The National Transportation Safety Board (NTSB) issued a much-awaited decision today that will surely be a disappointment to many drone enthusiasts, ruling that FAA rules that apply to manned aircraft apply to unmanned aircraft or drones, reports Forbes.com contributor John Goglia.
Today the FAA outlined guidelines for registration and marking unmanned aircraft systems in an email to current government, university and organization operators of unmanned aircraft, reports AUVSI’s Scott Kesselman.
Unmanned aircraft, also known as drones in the military, are the result of aerospace technology that has relatively recently had a civil development and been sent to fields to revolutionize precision farming in the 21st century.
Fully autonomous vehicles may be closer — and more necessary — than you think. That’s the argument of Bill Lehmkuhl, owner of Precision Agri-Service, an independent precision dealer group headquartered in Ohio. Today, we’re taking a look at some of the highlights on his autonomy timeline.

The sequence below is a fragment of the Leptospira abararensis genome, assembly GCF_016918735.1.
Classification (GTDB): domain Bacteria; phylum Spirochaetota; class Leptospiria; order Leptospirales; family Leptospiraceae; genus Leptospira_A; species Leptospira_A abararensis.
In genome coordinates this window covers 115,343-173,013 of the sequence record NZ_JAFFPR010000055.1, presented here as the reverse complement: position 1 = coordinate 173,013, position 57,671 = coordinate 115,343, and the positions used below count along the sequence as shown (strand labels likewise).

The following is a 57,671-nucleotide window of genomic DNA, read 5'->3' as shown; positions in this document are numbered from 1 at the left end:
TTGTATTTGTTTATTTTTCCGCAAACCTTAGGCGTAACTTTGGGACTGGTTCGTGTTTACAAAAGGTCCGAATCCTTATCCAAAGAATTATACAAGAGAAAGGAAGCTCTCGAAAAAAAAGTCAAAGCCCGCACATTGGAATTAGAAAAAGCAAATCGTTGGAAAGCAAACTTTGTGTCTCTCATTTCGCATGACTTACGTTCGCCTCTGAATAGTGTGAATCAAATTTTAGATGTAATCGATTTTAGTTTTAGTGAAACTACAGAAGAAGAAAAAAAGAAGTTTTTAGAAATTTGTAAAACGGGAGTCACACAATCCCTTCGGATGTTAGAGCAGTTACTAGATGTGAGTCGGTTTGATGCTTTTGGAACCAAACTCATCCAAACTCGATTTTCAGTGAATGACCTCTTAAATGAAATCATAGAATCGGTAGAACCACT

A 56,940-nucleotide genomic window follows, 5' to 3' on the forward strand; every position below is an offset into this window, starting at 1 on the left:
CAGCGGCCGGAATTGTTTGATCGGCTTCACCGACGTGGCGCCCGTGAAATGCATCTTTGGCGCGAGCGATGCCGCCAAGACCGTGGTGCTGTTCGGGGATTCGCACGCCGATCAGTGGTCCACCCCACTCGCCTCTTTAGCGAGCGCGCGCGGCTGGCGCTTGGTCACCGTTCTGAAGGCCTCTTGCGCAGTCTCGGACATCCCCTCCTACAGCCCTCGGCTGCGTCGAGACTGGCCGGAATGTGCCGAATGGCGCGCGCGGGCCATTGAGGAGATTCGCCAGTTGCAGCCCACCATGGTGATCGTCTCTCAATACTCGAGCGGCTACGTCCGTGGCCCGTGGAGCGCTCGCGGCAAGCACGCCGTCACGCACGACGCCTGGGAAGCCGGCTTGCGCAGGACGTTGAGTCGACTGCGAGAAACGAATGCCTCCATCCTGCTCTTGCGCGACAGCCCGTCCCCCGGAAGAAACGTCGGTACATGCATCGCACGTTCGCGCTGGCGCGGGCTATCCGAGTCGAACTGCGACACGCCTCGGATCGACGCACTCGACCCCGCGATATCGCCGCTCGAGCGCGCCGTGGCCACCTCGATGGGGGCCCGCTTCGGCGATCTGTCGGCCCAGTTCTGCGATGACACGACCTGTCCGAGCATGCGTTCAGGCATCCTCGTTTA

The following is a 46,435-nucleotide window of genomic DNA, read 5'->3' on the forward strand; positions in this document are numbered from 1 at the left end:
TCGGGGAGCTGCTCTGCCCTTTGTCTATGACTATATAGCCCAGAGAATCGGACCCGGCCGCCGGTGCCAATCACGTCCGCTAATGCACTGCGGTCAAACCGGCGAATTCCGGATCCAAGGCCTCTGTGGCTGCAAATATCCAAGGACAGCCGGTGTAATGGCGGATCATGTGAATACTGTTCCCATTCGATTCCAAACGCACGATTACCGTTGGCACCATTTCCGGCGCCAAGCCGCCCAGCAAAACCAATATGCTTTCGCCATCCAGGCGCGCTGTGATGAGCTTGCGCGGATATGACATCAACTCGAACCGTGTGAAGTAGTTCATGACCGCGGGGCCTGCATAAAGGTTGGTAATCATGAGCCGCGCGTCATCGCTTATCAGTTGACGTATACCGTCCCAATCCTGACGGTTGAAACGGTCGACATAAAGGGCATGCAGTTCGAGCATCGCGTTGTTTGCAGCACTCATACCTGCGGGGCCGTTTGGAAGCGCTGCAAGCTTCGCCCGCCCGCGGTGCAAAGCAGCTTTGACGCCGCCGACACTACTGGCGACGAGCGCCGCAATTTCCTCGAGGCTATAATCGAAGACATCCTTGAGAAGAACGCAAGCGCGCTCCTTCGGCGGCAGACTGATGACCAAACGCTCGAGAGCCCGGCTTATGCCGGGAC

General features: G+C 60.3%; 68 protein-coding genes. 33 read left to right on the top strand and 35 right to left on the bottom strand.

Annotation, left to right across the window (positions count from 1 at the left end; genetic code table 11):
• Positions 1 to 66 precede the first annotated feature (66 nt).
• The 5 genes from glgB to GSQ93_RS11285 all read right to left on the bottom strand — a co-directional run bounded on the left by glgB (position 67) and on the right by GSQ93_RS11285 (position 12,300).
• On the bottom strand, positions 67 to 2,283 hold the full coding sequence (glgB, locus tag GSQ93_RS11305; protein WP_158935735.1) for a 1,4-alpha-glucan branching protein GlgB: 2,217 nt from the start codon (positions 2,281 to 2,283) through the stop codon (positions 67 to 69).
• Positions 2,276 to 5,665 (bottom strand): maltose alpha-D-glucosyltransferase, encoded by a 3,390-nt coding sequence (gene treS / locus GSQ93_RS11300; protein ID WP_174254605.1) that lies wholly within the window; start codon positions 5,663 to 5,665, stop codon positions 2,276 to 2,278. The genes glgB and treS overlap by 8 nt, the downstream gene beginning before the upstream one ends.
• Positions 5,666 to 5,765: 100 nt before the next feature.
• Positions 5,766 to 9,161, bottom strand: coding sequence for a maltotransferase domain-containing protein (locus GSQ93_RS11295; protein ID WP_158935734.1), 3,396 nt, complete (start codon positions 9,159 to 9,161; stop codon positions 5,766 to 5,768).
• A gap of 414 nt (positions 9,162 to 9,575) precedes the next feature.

The college offers an associate degree in Applied Science in Agriculture (60 credit hours). Students enrolled in this program may specialize in precision farming technology by selecting up to 15 credit hours in this area and agriculture business, sales and agronomy.
The college offers an AAS in Precision Agriculture and customized precision ag- related training for agricultural producers, insurance underwriters, equipment dealer and agricultural cooperative employees and others.
Offering training on Ag Leader, Trimble, Reichhardt, Norac and Integris Systems in twice yearly customer training events (spring/fall). Also offering individual training opportunities on any HTS Ag products and SMS software, year round.